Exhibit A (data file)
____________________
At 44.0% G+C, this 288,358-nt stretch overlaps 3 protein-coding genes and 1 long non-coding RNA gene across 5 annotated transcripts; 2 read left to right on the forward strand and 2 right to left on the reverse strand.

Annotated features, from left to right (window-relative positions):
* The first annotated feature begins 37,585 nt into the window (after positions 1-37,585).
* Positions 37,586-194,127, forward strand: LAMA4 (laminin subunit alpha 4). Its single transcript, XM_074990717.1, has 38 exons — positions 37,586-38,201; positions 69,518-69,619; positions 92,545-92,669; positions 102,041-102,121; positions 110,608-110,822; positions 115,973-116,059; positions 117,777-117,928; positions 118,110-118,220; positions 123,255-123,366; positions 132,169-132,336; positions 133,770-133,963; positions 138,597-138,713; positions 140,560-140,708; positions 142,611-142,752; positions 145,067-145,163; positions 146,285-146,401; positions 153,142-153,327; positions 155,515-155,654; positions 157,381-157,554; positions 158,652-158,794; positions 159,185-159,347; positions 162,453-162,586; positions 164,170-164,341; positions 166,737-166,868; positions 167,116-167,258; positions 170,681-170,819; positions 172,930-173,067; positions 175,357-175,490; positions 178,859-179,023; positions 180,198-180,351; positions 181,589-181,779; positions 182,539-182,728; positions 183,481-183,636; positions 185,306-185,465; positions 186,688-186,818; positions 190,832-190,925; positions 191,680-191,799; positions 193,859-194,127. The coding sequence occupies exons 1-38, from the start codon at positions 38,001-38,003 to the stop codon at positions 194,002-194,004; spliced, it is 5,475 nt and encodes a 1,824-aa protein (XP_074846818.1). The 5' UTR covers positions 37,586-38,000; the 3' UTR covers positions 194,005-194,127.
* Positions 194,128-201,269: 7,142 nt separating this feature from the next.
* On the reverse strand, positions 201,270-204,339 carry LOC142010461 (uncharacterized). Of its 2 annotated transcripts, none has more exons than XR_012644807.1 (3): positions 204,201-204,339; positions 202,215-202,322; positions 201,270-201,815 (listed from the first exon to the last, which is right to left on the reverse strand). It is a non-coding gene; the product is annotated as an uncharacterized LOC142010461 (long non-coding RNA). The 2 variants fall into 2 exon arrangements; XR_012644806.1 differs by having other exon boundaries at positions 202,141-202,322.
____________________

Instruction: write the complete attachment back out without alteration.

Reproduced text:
At 44.0% G+C, this 288,358-nt stretch overlaps 3 protein-coding genes and 1 long non-coding RNA gene across 5 annotated transcripts; 2 read left to right on the forward strand and 2 right to left on the reverse strand.

Annotated features, from left to right (window-relative positions):
* The first annotated feature begins 37,585 nt into the window (after positions 1-37,585).
* Positions 37,586-194,127, forward strand: LAMA4 (laminin subunit alpha 4). Its single transcript, XM_074990717.1, has 38 exons — positions 37,586-38,201; positions 69,518-69,619; positions 92,545-92,669; positions 102,041-102,121; positions 110,608-110,822; positions 115,973-116,059; positions 117,777-117,928; positions 118,110-118,220; positions 123,255-123,366; positions 132,169-132,336; positions 133,770-133,963; positions 138,597-138,713; positions 140,560-140,708; positions 142,611-142,752; positions 145,067-145,163; positions 146,285-146,401; positions 153,142-153,327; positions 155,515-155,654; positions 157,381-157,554; positions 158,652-158,794; positions 159,185-159,347; positions 162,453-162,586; positions 164,170-164,341; positions 166,737-166,868; positions 167,116-167,258; positions 170,681-170,819; positions 172,930-173,067; positions 175,357-175,490; positions 178,859-179,023; positions 180,198-180,351; positions 181,589-181,779; positions 182,539-182,728; positions 183,481-183,636; positions 185,306-185,465; positions 186,688-186,818; positions 190,832-190,925; positions 191,680-191,799; positions 193,859-194,127. The coding sequence occupies exons 1-38, from the start codon at positions 38,001-38,003 to the stop codon at positions 194,002-194,004; spliced, it is 5,475 nt and encodes a 1,824-aa protein (XP_074846818.1). The 5' UTR covers positions 37,586-38,000; the 3' UTR covers positions 194,005-194,127.
* Positions 194,128-201,269: 7,142 nt separating this feature from the next.
* On the reverse strand, positions 201,270-204,339 carry LOC142010461 (uncharacterized). Of its 2 annotated transcripts, none has more exons than XR_012644807.1 (3): positions 204,201-204,339; positions 202,215-202,322; positions 201,270-201,815 (listed from the first exon to the last, which is right to left on the reverse strand). It is a non-coding gene; the product is annotated as an uncharacterized LOC142010461 (long non-coding RNA). The 2 variants fall into 2 exon arrangements; XR_012644806.1 differs by having other exon boundaries at positions 202,141-202,322.